World, Middle East

Russia-backed Syrian regime forces seize Khan Shaykhun

Al-Assad regime take control of Syrian town with support of Iranian-backed foreign terrorist groups, Russian special forces

Mahmoud Barakat   | 22.08.2019
Russia-backed Syrian regime forces seize Khan Shaykhun

IDLIB, Syria

Syrian regime forces on Thursday took control of Idlib province's Khan Shaykhun town from opposition fighters.

The Bashar al-Assad regime took control of the town with support of Iranian-backed foreign terrorist groups and Russian special forces.

Turkey and Russia agreed last September in Sochi to turn Idlib in Syria's northwestern into a de-escalation zone where acts of aggression are expressly prohibited.

Under the deal, opposition groups in Idlib would remain in areas where they were already present, while Russia and Turkey would carry out joint patrols in the area to prevent a resumption of fighting.

The Syrian regime and its allies, however, have consistently broken the terms of the cease-fire, launching frequent attacks inside the de-escalation zone.

The de-escalation zone is currently home to some 4 million civilians, including hundreds of thousands recently displaced by regime forces throughout the war-weary country.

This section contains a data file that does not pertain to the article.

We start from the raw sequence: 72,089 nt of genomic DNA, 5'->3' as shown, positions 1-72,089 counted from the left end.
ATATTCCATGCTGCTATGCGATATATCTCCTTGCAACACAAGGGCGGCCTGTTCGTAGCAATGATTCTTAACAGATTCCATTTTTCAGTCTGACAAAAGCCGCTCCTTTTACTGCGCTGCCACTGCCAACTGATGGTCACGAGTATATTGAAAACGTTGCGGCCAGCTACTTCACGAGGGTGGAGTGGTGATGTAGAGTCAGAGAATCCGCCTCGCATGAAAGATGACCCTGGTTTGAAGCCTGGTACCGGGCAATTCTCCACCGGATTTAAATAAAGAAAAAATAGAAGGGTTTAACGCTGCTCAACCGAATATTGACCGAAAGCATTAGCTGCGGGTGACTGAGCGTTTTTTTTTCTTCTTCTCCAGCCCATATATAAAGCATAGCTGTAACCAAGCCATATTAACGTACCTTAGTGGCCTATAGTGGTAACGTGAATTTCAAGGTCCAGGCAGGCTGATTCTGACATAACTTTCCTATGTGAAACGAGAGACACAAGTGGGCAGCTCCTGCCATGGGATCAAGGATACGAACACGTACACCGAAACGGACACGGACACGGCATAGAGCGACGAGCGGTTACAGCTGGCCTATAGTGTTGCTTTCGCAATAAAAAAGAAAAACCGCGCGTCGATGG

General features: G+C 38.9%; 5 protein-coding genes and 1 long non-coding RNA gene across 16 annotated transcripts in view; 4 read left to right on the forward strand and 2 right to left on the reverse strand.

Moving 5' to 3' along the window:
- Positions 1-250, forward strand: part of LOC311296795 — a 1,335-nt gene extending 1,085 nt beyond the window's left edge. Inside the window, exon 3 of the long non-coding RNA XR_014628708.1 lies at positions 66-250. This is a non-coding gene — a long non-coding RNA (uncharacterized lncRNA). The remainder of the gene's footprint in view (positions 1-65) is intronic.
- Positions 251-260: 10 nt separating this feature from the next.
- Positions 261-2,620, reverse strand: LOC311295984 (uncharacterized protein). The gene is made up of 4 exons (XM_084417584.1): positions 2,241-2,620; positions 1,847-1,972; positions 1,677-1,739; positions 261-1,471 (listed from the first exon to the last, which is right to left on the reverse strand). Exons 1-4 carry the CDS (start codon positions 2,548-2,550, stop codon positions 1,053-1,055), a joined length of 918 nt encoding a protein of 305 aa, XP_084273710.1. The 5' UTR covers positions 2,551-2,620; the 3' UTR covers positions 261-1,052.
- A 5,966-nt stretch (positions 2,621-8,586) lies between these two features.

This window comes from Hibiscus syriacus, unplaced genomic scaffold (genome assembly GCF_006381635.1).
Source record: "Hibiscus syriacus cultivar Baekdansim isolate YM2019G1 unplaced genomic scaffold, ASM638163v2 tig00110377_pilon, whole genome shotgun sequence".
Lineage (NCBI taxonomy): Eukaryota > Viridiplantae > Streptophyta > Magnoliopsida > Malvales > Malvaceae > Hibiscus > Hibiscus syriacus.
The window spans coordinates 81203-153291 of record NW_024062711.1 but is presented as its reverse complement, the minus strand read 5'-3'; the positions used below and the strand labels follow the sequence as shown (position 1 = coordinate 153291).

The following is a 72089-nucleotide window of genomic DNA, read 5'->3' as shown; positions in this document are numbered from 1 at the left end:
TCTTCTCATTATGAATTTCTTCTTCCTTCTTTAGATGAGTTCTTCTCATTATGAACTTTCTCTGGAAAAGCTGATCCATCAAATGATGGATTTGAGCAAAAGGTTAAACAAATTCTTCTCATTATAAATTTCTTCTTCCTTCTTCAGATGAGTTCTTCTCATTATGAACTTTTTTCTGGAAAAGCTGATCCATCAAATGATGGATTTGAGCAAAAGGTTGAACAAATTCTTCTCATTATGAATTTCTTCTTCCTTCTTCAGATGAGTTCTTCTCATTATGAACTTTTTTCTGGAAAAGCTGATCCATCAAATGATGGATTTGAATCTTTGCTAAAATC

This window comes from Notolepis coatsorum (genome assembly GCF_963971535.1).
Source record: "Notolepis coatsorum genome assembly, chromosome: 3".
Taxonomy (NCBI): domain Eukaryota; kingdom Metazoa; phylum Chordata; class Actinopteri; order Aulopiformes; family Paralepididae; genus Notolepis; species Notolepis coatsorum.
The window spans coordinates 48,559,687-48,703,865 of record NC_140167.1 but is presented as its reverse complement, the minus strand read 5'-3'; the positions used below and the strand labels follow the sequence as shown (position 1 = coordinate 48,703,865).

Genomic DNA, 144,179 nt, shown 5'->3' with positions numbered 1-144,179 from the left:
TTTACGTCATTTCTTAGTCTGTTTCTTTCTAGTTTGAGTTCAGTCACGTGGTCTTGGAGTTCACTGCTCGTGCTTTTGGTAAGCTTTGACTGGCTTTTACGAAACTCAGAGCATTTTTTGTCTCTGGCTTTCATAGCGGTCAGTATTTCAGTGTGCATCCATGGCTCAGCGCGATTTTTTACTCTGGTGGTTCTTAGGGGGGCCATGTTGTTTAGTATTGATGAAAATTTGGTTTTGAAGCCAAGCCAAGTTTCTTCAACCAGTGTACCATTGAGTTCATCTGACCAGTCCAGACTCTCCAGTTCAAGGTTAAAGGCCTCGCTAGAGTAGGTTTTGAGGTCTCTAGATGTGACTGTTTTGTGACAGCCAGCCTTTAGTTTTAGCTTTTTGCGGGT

'Russia in cooperation with Turkey'

Russian Foreign Ministry spokeswoman Maria Zakharova said on Thursday that Moscow will continue its cooperation with Turkey within the framework of Sochi deal. 

"Regarding the situation in Idlib, we believe it is important to adhere to all the agreements on Idlib, aiming both to continue the fight against terrorists and to ensure the security of the civilian population," she said.

Zakharova also expressed Moscow’s commitment to the implementation of the relevant agreements with Ankara.

"...not everything is going as planned, but at the same time we are in contact with our Turkish colleagues to fine-tune the agreements that we have reached," she added.

Syria has been locked in a vicious civil war since early 2011, when the Assad regime cracked down on pro-democracy protests with unexpected ferocity.

Since then, hundreds of thousands of people have been killed and more than 10 million others displaced, according to UN officials.


* Writing by Mahmoud Barakat in Ankara, contributed by Elena Teslova in Moscow

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